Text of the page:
• by José L. Rodríguez • IDRA Newsletter • April 2002 • Jose L. Rodriguez

Many communities across the country are experiencing changes in their population. Some are shrinking, while others are growing. Still others have growing concentrations of certain racial and ethic groups. These changes have implications for the way schools operate, particularly when the growing population speaks a language other than English. Such is the case throughout the state of Arkansas.

As a result, educators in Arkansas have been in search of strategies and models to help them serve their English language learners. Some educators attended an institute hosted by the Intercultural Development Research Association (IDRA), the Annual La Semana del Niño Early Childhood Educators Institute.

This institute began nine years ago as a professional development experience to enhance early childhood educators’ professional skills and to give participants an opportunity to network with colleagues and other experts. The institute focuses on ensuring that children who speak a language other than English benefit from quality instructional programs that capitalize on students’ language and culture. The ninth institute is being held in San Antonio this month.

The Arkansas participants were inspired to host their own early childhood educators institute. They wanted to include more of their educators in exploring, assessing, and reflecting on alternative strategies to lead a diverse student population to success.

Arkansas Department of Education’s Dr. André Guerrero asked IDRA to work with a team of educators from Arkansas to plan an event that would address not only English as a second language (ESL) and bilingual instruction, but also technology and parent leadership. IDRA’s role was sponsored by its South Central Collaborative for Equity, the equity assistance center funded by the U.S. Department of Education to serve schools in Arkansas, Louisiana, New Mexico, Oklahoma, and Texas.

The first day of the institute would be dedicated to recognizing cultural differences in the classroom and best practices in ESL and bilingual instruction. The second day would be spent working out a plan of action for parent leadership. The final day would be dedicated to technology and second language acquisition.

Recognizing Cultural Differences in the Classroom

Because recognizing cultural differences in the classroom makes such a difference to a quality education, there was a group session dedicated to the topic. The purpose of this session was to bring to focus the value of validating our student’s culture. To better serve our English language learners, we must first understand and value their culture. Before we can accomplish this, we have to define culture and become familiar with the categories of culture. The participants reviewed the elements of surface culture and deep culture from several ethnic groups. They then generated ideas for validating the culture of the students they serve.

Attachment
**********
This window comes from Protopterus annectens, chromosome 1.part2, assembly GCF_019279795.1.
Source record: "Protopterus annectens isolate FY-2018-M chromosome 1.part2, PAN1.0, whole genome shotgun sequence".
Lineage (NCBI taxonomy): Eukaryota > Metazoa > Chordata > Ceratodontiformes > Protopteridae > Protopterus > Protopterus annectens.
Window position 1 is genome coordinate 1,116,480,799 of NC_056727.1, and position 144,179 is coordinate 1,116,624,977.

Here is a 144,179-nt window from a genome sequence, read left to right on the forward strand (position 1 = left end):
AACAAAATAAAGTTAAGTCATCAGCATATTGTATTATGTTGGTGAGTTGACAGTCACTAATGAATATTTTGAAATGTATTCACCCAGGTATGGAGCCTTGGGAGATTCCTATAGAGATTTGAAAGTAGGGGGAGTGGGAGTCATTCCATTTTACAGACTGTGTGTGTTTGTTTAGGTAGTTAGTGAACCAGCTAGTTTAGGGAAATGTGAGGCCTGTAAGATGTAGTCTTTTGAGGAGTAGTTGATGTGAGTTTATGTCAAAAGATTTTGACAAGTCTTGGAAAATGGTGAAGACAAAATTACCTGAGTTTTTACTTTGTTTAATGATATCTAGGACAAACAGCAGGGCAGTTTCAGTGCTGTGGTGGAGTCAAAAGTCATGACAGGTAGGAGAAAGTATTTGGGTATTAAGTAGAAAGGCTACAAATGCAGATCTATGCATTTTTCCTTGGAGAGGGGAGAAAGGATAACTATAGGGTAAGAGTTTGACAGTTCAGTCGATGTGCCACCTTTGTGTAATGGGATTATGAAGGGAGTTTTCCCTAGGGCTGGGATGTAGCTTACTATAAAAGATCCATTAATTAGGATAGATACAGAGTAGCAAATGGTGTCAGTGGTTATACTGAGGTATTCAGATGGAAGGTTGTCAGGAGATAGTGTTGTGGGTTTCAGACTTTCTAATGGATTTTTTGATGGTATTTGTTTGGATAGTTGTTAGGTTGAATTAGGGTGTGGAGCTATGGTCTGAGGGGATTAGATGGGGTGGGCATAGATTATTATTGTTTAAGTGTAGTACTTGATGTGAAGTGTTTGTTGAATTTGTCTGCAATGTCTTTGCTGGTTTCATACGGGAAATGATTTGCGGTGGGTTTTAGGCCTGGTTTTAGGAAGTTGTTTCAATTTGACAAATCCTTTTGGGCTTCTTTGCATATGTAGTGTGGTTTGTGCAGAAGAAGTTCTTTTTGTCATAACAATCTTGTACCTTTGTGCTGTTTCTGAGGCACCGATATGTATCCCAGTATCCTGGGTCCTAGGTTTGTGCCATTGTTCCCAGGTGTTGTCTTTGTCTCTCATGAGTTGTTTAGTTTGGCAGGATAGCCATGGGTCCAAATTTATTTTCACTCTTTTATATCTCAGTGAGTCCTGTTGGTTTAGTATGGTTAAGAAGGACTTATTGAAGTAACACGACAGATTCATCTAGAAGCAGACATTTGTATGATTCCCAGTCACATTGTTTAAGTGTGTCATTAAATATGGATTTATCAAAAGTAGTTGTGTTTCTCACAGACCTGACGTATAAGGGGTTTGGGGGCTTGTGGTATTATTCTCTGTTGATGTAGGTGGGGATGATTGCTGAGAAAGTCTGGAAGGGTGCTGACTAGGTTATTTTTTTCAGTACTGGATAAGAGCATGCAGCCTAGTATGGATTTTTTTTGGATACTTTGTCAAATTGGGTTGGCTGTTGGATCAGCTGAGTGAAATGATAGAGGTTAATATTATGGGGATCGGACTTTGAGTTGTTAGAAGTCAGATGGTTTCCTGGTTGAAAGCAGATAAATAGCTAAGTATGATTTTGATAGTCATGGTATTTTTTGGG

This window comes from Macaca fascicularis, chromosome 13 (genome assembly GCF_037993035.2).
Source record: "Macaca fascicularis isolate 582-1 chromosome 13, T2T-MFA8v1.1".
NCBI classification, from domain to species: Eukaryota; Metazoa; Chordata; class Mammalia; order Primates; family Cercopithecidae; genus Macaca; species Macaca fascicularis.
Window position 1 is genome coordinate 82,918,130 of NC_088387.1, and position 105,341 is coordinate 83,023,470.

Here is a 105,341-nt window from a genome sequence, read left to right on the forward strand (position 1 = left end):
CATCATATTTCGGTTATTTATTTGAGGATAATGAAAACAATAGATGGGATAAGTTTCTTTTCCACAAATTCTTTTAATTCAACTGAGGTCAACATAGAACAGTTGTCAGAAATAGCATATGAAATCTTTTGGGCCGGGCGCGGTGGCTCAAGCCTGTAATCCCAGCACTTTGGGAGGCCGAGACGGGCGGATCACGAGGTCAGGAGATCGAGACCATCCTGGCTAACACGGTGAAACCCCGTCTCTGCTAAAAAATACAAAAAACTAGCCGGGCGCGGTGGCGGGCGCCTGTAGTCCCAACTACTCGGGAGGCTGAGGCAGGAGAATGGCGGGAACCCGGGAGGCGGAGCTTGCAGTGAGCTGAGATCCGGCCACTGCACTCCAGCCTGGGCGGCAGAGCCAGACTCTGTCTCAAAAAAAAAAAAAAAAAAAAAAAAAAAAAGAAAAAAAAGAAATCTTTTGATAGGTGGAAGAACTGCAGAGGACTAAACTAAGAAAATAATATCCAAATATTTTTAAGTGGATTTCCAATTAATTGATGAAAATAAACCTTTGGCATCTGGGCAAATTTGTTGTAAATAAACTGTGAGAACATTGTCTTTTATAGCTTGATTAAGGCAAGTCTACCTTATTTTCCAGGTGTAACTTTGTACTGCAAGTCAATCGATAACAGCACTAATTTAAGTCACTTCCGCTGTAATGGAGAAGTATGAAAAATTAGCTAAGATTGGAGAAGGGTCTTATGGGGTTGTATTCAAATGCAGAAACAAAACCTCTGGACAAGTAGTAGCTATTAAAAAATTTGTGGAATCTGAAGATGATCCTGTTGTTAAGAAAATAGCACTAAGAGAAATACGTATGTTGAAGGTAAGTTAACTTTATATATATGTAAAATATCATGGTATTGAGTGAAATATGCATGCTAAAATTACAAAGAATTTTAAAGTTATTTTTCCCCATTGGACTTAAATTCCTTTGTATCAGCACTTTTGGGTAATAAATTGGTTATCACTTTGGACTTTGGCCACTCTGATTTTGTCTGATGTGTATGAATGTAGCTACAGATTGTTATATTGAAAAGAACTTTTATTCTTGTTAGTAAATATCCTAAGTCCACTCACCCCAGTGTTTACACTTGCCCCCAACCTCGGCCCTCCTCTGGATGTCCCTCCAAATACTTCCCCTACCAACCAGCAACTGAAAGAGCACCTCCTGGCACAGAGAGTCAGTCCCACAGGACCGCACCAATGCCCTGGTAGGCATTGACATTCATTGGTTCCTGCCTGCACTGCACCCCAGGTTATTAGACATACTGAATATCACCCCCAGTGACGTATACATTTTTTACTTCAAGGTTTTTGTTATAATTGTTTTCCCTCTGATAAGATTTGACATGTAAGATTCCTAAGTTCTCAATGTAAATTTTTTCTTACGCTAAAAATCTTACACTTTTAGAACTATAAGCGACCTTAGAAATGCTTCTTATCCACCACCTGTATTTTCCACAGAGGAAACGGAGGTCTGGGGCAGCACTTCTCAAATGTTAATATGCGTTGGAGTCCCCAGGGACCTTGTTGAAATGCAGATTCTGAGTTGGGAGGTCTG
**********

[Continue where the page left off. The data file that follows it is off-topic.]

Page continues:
Through a series of group activities and sharing, they were able to see how each person present in the room contributed to the richness of our world community. By sharing their personal experiences, they discovered that many have an understanding of and concentrate on students’ surface culture. As a whole, the group discussed similarities and differences in the cultures. They then were able to better understand where their students are coming from.

Strengthening Second Language Learning

Ms. Tara Newman and Ms. Claudia Torres, excellent teachers from the Nacogdoches Independent School District in Texas, facilitated an intensive workshop on strengthening English language learning. The presenters led the participants through the stages that students go through while learning a second language. Because the focus was second language acquisition in early childhood classrooms, they did not include early language development in the native language.

The stages are:

  • Sound approximations;
  • One word utterances;
  • Short phrases, such as telegraphic speech;
  • Rule development;
  • Sociolinguistic awareness;
  • Linguistic-code awareness;
  • Scribbling and drawing;
  • Reading, print awareness;
  • Syllabic writing; and
  • Alphabetic writing and invented spelling.

“Not all children go through all stages, but because we want to value their progress and celebrate it at each step of the way, we feel it is important for us to have these stages in mind as we interact with our students,” said Ms. Newman.

Children are most eager to learn the letters and sounds of their own name because it is so meaningful to them. That is why the presenters stressed the importance of name centers, name charts, name puzzles and other activities focused on students’ names.

The participants were also involved in a book-making process. This activity increases the students’ perception of themselves as authors. The books made by the children soon become their favorite reading books.

The use of the oral tradition is also important because it enhances comprehension, and students are able to master sequencing, main idea and story elements. The participants then interacted with each other and shared some of the activities they are already implementing in their own classrooms.

Valuing Parent Leadership for Educational Excellence

Anna Alicia Romero, an IDRA education assistant, led a whole-group, all-day workshop on parent leadership. IDRA’s concept of the leadership role is part of a broader schema for parent involvement. Our underlying philosophy is that of valuing as illustrated in facilitating parents to identify the strengths and assets in themselves and their peers (Montemayor and Romero, 2000).

During the session at the institute, the participants engaged in a series of activities so that they could compare deficit and valuing assumptions. They learned what kinds of activities educators can apply with parents of English language learners.

Ms. Romero stated: “This model is a vision of all parents as advocates of excellent neighborhood public schools. We consider leadership the culminating set of activities in a spectrum of parent participation.”

In this context, leadership is:

  • Expanding;
  • Based on peer support and rotating responsibilities;
  • Ongoing invitation and support of new leadership;
  • Connecting parents and communities across race, ethnic and class divisions; and
  • Focusing on collective action for the good of all children (Montemayor and Romero, 2000).

After the work session, participants collaborated with their colleagues to create a strategic plan of action with long-range goals and yearly objectives. A few of the questions that needed to be answered for these goals included:

  • When will the plan of action be completed?